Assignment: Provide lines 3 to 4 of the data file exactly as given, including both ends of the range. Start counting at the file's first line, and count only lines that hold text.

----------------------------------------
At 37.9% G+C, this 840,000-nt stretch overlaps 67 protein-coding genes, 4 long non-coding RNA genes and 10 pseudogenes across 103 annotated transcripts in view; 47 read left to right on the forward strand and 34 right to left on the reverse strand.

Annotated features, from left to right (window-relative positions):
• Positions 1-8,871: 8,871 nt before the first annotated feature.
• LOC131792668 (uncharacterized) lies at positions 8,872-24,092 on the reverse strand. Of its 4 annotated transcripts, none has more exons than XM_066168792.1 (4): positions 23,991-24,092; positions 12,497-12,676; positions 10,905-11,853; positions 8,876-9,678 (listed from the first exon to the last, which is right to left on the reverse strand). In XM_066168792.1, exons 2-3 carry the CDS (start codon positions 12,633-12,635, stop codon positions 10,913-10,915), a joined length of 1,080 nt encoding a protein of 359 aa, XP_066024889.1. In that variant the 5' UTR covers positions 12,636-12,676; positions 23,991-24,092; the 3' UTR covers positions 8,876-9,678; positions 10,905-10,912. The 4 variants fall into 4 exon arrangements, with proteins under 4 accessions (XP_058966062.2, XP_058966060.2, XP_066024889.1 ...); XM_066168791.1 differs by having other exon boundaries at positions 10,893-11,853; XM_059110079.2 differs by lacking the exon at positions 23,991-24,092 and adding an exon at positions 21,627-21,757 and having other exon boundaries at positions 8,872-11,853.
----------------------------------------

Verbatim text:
• Positions 1-8,871: 8,871 nt before the first annotated feature.
• LOC131792668 (uncharacterized) lies at positions 8,872-24,092 on the reverse strand. Of its 4 annotated transcripts, none has more exons than XM_066168792.1 (4): positions 23,991-24,092; positions 12,497-12,676; positions 10,905-11,853; positions 8,876-9,678 (listed from the first exon to the last, which is right to left on the reverse strand). In XM_066168792.1, exons 2-3 carry the CDS (start codon positions 12,633-12,635, stop codon positions 10,913-10,915), a joined length of 1,080 nt encoding a protein of 359 aa, XP_066024889.1. In that variant the 5' UTR covers positions 12,636-12,676; positions 23,991-24,092; the 3' UTR covers positions 8,876-9,678; positions 10,905-10,912. The 4 variants fall into 4 exon arrangements, with proteins under 4 accessions (XP_058966062.2, XP_058966060.2, XP_066024889.1 ...); XM_066168791.1 differs by having other exon boundaries at positions 10,893-11,853; XM_059110079.2 differs by lacking the exon at positions 23,991-24,092 and adding an exon at positions 21,627-21,757 and having other exon boundaries at positions 8,872-11,853.